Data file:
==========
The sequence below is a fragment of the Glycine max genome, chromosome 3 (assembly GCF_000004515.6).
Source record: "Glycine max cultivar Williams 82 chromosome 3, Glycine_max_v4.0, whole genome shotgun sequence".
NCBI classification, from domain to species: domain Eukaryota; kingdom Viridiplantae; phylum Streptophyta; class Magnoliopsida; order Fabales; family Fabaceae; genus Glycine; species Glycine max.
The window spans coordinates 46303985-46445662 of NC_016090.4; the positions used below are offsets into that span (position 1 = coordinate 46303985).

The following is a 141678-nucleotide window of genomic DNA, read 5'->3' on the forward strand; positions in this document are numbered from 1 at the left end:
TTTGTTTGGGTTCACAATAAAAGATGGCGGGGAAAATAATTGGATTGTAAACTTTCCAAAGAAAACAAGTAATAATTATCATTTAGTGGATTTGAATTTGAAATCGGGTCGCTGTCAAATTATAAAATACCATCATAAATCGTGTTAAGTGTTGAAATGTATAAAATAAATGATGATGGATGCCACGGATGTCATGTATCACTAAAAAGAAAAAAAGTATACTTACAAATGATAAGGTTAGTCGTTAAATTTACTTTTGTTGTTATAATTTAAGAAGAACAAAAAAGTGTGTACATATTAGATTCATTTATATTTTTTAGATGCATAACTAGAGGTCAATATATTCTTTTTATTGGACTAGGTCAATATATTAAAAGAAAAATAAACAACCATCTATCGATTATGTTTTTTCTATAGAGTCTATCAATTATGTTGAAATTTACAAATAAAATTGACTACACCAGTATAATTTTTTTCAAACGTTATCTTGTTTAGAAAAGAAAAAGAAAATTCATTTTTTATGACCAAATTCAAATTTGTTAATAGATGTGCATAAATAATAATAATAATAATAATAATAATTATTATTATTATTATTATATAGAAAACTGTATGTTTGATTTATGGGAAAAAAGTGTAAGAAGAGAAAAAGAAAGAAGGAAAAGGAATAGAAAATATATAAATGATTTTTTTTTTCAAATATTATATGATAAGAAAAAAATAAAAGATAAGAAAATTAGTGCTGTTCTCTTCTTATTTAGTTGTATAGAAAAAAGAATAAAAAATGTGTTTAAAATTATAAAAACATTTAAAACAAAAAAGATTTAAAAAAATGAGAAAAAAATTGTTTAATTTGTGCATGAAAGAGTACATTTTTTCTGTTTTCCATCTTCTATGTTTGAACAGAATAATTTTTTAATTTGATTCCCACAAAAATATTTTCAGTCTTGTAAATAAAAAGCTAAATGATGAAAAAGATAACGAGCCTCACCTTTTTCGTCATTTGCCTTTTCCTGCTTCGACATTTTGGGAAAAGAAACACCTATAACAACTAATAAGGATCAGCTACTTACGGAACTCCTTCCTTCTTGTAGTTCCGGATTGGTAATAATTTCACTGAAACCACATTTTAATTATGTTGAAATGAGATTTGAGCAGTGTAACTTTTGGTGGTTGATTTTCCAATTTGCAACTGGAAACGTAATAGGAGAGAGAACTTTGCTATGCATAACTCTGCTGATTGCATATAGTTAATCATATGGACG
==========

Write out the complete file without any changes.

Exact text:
The sequence below is a fragment of the Glycine max genome, chromosome 3 (assembly GCF_000004515.6).
Source record: "Glycine max cultivar Williams 82 chromosome 3, Glycine_max_v4.0, whole genome shotgun sequence".
NCBI classification, from domain to species: domain Eukaryota; kingdom Viridiplantae; phylum Streptophyta; class Magnoliopsida; order Fabales; family Fabaceae; genus Glycine; species Glycine max.
The window spans coordinates 46303985-46445662 of NC_016090.4; the positions used below are offsets into that span (position 1 = coordinate 46303985).

The following is a 141678-nucleotide window of genomic DNA, read 5'->3' on the forward strand; positions in this document are numbered from 1 at the left end:
TTTGTTTGGGTTCACAATAAAAGATGGCGGGGAAAATAATTGGATTGTAAACTTTCCAAAGAAAACAAGTAATAATTATCATTTAGTGGATTTGAATTTGAAATCGGGTCGCTGTCAAATTATAAAATACCATCATAAATCGTGTTAAGTGTTGAAATGTATAAAATAAATGATGATGGATGCCACGGATGTCATGTATCACTAAAAAGAAAAAAAGTATACTTACAAATGATAAGGTTAGTCGTTAAATTTACTTTTGTTGTTATAATTTAAGAAGAACAAAAAAGTGTGTACATATTAGATTCATTTATATTTTTTAGATGCATAACTAGAGGTCAATATATTCTTTTTATTGGACTAGGTCAATATATTAAAAGAAAAATAAACAACCATCTATCGATTATGTTTTTTCTATAGAGTCTATCAATTATGTTGAAATTTACAAATAAAATTGACTACACCAGTATAATTTTTTTCAAACGTTATCTTGTTTAGAAAAGAAAAAGAAAATTCATTTTTTATGACCAAATTCAAATTTGTTAATAGATGTGCATAAATAATAATAATAATAATAATAATAATTATTATTATTATTATTATATAGAAAACTGTATGTTTGATTTATGGGAAAAAAGTGTAAGAAGAGAAAAAGAAAGAAGGAAAAGGAATAGAAAATATATAAATGATTTTTTTTTTCAAATATTATATGATAAGAAAAAAATAAAAGATAAGAAAATTAGTGCTGTTCTCTTCTTATTTAGTTGTATAGAAAAAAGAATAAAAAATGTGTTTAAAATTATAAAAACATTTAAAACAAAAAAGATTTAAAAAAATGAGAAAAAAATTGTTTAATTTGTGCATGAAAGAGTACATTTTTTCTGTTTTCCATCTTCTATGTTTGAACAGAATAATTTTTTAATTTGATTCCCACAAAAATATTTTCAGTCTTGTAAATAAAAAGCTAAATGATGAAAAAGATAACGAGCCTCACCTTTTTCGTCATTTGCCTTTTCCTGCTTCGACATTTTGGGAAAAGAAACACCTATAACAACTAATAAGGATCAGCTACTTACGGAACTCCTTCCTTCTTGTAGTTCCGGATTGGTAATAATTTCACTGAAACCACATTTTAATTATGTTGAAATGAGATTTGAGCAGTGTAACTTTTGGTGGTTGATTTTCCAATTTGCAACTGGAAACGTAATAGGAGAGAGAACTTTGCTATGCATAACTCTGCTGATTGCATATAGTTAATCATATGGACG